on Feb 20, 2017
Editor’s Note: This website is not designed to, and should not be construed to, provide medical advice, professional diagnosis, opinion or treatment to you or any other individual, and is not intended as a substitute for medical or professional care and treatment. Always consult a health professional before trying out new therapies.
In the past, I underestimated the power of the word depression.
I claimed I was depressed every time I woke up disappointed or frustrated. But when someone I love was recently dealing with depression, I realized that we can’t claim to be depressed when we merely feel dissatisfied.
Depression is often the result of a specific trauma or experience. It’s also common for depression to occur without any specific reason. Feelings of hopelessness and restlessness can arise at almost any time of the day.
Depression is a serious medical illness that’s difficult for both the person experiencing it and the people who care about them. My friend lost interest in engaging in any activity, including eating, going out or even leaving her bedroom. Everything upset her and she cried over the smallest things. All of my attempts to make her see the good side of life were in vain.
I quickly realized that we can’t help someone who is depressed by pushing them to see the brighter side of life. That said, we shouldn’t take depression for granted either. Luckily, in the Introduction to Buddhism course I took in India, I learned a few methods for helping to heal physical and mental illnesses.
Although my friend had difficulty sleeping, she swiftly fell asleep when I played Buddhist mantras for her. She told me they calmed her down and put her mind to rest. So I decided to try some of the other methods I learned from Lama Zopa Rinpoche (the co-founder of Tushita Meditation Center where I took my courses) and see if they could help in any way.
While these tips helped my friend, the most important factor was her determination to heal.
If you are experiencing depression, or are trying to help someone who is, start with these two Buddhist techniques. May they be of benefit:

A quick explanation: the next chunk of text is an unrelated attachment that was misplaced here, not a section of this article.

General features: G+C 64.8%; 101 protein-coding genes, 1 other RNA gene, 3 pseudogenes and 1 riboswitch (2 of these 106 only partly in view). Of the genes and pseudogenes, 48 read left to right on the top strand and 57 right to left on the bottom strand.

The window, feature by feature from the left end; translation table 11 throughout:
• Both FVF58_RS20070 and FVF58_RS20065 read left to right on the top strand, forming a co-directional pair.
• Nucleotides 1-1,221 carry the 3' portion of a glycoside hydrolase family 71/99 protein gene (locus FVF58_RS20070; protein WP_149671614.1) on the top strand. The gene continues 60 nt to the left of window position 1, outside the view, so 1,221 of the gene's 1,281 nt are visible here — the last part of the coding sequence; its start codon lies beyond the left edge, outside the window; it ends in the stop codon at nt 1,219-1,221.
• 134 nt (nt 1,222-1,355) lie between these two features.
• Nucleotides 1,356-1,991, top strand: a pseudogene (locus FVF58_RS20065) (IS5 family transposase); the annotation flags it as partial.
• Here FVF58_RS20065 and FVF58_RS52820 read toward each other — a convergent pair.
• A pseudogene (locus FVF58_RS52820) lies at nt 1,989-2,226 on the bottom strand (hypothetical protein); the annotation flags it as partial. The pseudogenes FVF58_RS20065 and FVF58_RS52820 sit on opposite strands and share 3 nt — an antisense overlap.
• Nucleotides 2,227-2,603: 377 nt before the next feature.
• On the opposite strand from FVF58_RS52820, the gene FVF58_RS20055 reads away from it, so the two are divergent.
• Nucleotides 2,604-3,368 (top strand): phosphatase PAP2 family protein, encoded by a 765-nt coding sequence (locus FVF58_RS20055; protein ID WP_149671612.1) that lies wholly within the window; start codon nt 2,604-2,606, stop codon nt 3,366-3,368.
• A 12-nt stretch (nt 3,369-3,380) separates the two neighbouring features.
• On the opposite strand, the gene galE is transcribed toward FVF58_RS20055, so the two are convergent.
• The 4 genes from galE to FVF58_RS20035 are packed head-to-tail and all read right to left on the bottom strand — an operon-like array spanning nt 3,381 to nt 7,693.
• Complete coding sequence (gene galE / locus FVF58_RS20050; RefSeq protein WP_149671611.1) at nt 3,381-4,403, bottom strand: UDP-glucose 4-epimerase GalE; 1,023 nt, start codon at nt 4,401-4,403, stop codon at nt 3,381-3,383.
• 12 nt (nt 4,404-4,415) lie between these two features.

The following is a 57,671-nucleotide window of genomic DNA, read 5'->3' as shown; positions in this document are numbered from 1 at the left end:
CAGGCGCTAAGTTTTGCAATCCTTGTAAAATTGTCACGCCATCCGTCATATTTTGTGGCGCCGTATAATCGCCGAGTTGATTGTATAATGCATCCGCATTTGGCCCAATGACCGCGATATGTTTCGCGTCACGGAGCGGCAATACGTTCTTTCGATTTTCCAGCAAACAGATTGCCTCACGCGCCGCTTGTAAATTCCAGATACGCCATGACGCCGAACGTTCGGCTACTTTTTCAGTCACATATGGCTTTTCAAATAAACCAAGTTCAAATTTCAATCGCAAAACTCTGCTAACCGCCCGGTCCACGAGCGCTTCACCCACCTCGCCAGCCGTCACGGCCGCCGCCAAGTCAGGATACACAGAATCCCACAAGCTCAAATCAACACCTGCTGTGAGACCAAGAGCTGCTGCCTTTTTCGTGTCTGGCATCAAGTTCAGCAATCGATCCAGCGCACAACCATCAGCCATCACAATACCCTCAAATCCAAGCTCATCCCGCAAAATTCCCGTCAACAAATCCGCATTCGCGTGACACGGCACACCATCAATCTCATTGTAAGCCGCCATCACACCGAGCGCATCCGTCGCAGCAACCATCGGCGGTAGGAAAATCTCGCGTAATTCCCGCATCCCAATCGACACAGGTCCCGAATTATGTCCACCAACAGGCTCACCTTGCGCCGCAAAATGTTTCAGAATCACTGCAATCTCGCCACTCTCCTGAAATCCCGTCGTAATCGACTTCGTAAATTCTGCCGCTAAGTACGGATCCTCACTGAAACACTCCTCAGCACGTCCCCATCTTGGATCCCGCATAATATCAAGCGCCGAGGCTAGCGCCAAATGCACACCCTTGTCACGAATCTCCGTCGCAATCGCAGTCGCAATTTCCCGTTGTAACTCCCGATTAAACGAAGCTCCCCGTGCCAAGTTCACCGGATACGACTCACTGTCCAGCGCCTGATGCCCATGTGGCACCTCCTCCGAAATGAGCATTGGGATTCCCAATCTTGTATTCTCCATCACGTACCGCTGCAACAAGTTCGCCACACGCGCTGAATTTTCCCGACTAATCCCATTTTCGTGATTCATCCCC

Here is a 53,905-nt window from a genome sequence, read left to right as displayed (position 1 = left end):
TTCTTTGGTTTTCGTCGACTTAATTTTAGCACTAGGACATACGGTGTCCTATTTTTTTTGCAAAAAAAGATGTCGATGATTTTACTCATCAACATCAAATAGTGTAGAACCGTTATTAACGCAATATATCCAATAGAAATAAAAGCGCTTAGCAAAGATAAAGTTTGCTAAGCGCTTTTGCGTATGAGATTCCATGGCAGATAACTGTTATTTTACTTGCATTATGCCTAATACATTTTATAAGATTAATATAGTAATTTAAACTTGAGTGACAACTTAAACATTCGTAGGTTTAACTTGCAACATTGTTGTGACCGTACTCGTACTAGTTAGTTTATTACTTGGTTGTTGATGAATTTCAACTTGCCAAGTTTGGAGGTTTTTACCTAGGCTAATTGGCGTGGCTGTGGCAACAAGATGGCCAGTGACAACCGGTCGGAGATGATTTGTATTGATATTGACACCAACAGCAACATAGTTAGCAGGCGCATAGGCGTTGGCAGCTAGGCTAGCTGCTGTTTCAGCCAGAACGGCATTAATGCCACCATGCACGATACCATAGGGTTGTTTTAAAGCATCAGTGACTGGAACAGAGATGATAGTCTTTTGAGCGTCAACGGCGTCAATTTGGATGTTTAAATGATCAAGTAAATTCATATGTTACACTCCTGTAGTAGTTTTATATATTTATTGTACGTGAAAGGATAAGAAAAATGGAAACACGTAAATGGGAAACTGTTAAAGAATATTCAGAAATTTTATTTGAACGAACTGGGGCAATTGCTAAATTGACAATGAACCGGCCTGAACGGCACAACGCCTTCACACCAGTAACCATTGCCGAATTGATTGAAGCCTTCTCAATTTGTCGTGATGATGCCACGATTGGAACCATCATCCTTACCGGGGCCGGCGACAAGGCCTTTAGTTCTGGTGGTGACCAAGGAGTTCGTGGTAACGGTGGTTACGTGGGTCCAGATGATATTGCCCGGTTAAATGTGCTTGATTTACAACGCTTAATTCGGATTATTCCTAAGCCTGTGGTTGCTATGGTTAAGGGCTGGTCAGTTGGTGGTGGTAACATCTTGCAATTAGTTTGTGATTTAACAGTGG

1. Remember impermanence and death.
One night, my friend burst into tears. She held my hand and told me she wanted to die. It might seem shocking, but at that moment, I pulled myself together and told her, “Yes, you are going to die. But why are you rushing it? We’re all going to die and it might happen at any moment.” When I said this, her sobbing unexpectedly stopped. Every time she told me she wanted to die, I affirmed to her that eventually, she would. Slowly, she appreciated life when she remembered that her death might happen at any moment.
Depression can often lead to suicidal thoughts because the person perceives life as a permanent, unending process. But telling the truth can be helpful; and the truth is this—life is short.
When we introduce the idea of death and impermanence, we realize that we can die at any moment. And when we realize that death is coming eventually, we can rejoice in the fact that we are alive and stop taking that life for granted.
Depression is often a result of attachment. We are too attached to what we want, and when we don’t get it, it causes us pain. Remembering that we can die at any moment helps cut our attachment to life and can lessen the constant flow of expectations.
2. Give your depression back to your ego.
Buddhists believe that depression can occur when the ego doesn’t get what it wants. When we step back and examine our depression, we recognize that often times there’s a connection between our cherished “I” self and our depression.
I explained to my friend that our egos are quick to play victim when they don’t get what they want. She told me that she understood how we can be happy one minute and then sad the next—like clouds obscuring the sun. She started taking note of when the clouds appeared and obscured the clear nature of her mind. She revisited her past and retraced the events that had troubled her ego, and focused on being aware of the memories that popped up in her mind.
Instead of surrendering to depression, we must give it back to the ego. I remember telling my friend to envision her ego—her depression—as an enemy at war and to use any mindful weapon to destroy it. By sending depression back where it came from, depression becomes the medicine, rather than the chronic illness.
Depression is a serious problem, so we can’t expect the situation to resolve immediately. Whether we are feeling depressed or dealing with someone who is feeling depressed, we must be patient and try not to feel discouraged.
It took my friend almost 10 months to heal. This helps me stay determined and hopeful, because with effort and determination, we can all start a journey of healing.
(Source: Ultimate Healing, Lama Zopa Rinpoche)
Author: Elyane Youssef
Image: Daniela Brown/Flickr
Editor: Nicole Cameron